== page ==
POULTRY 101

RATITES

The term 'ratite' refers to birds which are unable to fly, basically because they do not have a keel (bone that flight breast muscles attach). Commercial ratite species include ostrich, emu and rhea. Additional ratite species include the kiwi from New Zealand and the cassowary from Australia and New Guinea. These last two species are not raised commercially.

Location of the keel bone

Chicken skeleton - with a keel bone

Ostrich skeleton

Ostrich skeleton - no keel bone

Although ratites cannot fly, their wings are important. The wings are used for cooling, for balance during running and during courtship display.

OSTRICH

Ostrich are raised commercially for meat, leather and feathers (and sometimes their eggs) depending on the market available.

Vocabulary

Although ostrich originated in Asia, they are most commonly associated with Africa. The ostrich is the largest living bird with adults reaching 6-8 feet in height and weighing 250-400 pounds. Despite their large size, ostrich can run 40 miles per hour. They are the only ratite with two toes which are adapted for running and walking. One of the toes has a long nail which can be used in defense.

Ostrich are omnivores meaning that they each both plants and animals. In the wild, the ostrich diet consists of plants, fruits, seeds, leaves, shoots, and the occasional invertebrate and lizard.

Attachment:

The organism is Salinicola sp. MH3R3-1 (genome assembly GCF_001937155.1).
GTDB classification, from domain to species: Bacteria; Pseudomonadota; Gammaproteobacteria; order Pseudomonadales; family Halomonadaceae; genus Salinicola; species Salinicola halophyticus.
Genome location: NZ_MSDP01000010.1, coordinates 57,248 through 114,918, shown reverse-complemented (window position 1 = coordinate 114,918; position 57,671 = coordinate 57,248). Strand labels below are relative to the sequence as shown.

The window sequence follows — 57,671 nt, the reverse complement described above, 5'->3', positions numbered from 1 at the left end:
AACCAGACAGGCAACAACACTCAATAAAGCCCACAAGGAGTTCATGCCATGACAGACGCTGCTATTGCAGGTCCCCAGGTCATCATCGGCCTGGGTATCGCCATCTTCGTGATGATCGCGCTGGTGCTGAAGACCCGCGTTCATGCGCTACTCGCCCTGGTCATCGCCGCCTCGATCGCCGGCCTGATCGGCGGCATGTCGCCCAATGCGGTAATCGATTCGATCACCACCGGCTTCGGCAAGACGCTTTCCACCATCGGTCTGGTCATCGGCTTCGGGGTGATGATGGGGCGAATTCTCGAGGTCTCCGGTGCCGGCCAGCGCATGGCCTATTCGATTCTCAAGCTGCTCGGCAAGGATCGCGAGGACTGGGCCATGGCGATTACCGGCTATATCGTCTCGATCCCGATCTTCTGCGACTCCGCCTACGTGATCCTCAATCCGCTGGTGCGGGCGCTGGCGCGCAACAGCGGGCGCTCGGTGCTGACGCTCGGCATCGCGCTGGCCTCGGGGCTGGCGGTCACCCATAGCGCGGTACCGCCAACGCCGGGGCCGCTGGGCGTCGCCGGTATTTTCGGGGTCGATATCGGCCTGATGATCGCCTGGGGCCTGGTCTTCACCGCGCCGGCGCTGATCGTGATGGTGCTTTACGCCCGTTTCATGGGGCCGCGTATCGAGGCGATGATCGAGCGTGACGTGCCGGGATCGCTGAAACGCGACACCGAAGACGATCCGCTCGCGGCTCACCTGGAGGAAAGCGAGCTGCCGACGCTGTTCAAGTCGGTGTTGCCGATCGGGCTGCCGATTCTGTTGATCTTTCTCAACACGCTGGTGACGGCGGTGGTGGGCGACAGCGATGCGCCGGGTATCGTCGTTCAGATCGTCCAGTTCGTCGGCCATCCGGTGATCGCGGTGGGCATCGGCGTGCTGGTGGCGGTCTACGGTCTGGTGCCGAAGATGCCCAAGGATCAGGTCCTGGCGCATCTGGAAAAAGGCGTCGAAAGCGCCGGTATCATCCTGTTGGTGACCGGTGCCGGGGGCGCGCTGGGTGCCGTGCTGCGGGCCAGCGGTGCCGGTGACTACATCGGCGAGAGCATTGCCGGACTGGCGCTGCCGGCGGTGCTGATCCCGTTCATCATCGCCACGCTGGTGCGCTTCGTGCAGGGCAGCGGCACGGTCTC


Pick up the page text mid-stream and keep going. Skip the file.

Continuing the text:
Ostriches are polygamous meaning that one male can mate with several females. During the breeding season the female incubates the eggs during the day with the male incubating at night.

Ostriches are raised commercially for their meat, hide and feathers. Slaughtering an ostrich at 12-14 months of age typically results in 80 pounds of boneless meat, 15 square feet of hide and 3 pounds of feathers.

EMU

Emu

Emus are native to Australia and the second largest living bird. Adults are typically 5-6 feet tall and weigh 110-140 pounds. The feather of the emu is unique. The hair-like with two identical shafts with barbs that do not interlock to form the traditional feather vane.

Emus are able to run more than 30 miles per hour. They have long legs and are actually good swimmers.

Emus are monogamous, meaning that they mate in pairs. The females lays the eggs, but it is the male that incubates them.

Emus are raised commercially around the world for oil, meat, leather and feathers (and sometimes their eggs) depending on the market available.

RHEA

Rhea

Rhea are native to South America. They are raised around the world for their feathers, hide and meat (and their eggs depending on the the market available). The feathers are used for feather dusters. The hide is converted to leather and used to produce a wide variety of products.

Unlike most birds, rhea have only three toes on each foot (instead of the common four toes per foot). They also store urine separately in an expansion of the cloaca.

Emu head

Emu

Rhea head

Rhea

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